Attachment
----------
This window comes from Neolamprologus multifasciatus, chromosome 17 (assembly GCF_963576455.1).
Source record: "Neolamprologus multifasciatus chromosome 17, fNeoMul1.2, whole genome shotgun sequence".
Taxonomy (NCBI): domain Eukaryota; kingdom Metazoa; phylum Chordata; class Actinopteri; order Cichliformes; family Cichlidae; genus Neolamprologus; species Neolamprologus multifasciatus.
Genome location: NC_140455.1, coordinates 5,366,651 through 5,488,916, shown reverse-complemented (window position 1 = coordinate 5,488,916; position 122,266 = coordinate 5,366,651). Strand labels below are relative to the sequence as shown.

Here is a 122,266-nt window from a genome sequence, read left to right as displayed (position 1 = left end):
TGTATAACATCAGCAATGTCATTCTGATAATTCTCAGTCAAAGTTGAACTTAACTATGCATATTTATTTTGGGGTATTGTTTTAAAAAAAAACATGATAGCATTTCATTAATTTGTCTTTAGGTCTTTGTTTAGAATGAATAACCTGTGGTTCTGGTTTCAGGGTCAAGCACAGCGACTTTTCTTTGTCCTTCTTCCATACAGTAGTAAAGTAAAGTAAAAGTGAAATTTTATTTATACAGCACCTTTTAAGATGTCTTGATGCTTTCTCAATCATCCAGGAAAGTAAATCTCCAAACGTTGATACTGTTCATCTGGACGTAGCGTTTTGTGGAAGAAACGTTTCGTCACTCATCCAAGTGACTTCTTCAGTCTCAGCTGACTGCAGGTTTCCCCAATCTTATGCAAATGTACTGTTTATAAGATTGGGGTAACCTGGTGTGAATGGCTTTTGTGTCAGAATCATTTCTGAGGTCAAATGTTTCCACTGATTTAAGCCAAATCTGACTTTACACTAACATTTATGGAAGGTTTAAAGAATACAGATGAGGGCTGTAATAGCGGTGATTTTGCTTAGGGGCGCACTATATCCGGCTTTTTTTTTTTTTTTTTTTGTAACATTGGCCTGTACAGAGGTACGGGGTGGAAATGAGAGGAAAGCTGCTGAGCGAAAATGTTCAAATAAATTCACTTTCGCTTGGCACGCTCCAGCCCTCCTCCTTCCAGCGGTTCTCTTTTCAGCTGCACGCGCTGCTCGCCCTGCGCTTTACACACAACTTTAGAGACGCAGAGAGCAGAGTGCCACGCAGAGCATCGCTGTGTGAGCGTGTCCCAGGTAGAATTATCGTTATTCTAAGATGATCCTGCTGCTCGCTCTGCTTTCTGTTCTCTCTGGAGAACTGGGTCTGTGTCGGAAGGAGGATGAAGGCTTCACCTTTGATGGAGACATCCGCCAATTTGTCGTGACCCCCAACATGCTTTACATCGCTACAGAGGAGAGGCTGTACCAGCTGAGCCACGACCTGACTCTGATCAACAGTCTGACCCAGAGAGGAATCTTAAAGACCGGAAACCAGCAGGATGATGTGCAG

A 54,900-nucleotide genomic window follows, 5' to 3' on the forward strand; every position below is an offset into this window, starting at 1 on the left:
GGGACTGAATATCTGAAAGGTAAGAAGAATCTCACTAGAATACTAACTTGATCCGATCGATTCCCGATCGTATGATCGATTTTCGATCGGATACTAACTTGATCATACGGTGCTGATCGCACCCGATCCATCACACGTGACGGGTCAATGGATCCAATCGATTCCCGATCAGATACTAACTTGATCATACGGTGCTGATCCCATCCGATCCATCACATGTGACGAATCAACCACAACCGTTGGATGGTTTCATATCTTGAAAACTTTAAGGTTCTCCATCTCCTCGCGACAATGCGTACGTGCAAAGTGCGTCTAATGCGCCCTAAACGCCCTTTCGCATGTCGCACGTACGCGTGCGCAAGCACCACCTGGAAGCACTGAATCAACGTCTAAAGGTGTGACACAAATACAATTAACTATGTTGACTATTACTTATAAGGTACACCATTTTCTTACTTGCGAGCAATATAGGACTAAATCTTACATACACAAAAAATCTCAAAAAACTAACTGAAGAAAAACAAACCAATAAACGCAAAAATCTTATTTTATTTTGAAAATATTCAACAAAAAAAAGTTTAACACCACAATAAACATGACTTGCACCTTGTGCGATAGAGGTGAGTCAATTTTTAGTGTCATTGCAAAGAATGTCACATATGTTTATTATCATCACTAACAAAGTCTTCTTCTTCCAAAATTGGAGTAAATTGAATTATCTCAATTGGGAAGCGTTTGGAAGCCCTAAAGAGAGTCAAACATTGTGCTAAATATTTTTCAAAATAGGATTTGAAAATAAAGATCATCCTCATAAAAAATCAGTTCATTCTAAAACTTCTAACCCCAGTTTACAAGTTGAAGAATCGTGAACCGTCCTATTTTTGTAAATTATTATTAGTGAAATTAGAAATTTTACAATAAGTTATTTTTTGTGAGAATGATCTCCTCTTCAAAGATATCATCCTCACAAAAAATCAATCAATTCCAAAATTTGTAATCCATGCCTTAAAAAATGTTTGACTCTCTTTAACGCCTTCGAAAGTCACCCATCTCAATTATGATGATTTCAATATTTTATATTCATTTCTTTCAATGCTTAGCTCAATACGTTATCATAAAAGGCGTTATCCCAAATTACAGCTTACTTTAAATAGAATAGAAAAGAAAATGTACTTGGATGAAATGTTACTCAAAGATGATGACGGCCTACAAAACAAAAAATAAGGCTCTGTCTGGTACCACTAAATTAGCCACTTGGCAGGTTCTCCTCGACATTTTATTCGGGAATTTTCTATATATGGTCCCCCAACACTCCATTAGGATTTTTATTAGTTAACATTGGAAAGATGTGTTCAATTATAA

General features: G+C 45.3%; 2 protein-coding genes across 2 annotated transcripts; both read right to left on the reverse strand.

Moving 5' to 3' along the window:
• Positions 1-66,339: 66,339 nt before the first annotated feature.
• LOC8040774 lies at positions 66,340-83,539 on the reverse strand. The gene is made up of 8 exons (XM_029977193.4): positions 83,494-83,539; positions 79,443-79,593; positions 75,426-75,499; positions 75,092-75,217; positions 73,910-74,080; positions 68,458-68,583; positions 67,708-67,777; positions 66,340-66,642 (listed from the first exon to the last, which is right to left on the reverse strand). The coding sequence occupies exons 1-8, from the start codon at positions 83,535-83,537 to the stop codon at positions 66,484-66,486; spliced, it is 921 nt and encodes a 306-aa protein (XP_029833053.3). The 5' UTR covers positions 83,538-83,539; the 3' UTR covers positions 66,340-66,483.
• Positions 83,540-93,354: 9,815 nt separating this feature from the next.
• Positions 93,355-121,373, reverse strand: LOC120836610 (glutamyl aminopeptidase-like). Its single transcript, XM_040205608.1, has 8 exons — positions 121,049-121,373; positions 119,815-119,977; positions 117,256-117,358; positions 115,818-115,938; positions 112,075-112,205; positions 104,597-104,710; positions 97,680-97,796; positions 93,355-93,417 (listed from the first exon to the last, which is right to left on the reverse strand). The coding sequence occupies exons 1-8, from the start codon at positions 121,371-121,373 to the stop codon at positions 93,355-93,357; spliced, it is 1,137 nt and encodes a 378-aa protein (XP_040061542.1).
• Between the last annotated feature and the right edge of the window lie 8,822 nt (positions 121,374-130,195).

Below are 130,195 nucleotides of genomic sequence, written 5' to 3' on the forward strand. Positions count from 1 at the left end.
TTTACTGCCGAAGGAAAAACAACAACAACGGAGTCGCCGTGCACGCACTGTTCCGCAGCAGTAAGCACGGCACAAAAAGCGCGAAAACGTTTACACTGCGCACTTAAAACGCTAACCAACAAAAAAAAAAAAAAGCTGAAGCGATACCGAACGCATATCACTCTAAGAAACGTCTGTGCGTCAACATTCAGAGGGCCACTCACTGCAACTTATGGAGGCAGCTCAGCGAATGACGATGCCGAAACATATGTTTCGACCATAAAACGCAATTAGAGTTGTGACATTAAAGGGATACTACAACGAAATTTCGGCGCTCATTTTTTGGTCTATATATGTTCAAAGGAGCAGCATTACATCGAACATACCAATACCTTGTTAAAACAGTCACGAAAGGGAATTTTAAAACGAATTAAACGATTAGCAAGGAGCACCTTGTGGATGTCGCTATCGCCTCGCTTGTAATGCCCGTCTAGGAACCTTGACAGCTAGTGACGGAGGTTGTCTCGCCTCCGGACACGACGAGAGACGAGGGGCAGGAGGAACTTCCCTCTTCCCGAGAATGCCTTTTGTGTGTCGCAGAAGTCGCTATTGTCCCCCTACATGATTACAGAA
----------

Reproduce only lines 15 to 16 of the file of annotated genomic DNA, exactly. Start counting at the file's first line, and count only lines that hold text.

• Between the last annotated feature and the right edge of the window lie 8,822 nt (positions 121,374-130,195).

Below are 130,195 nucleotides of genomic sequence, written 5' to 3' on the forward strand. Positions count from 1 at the left end.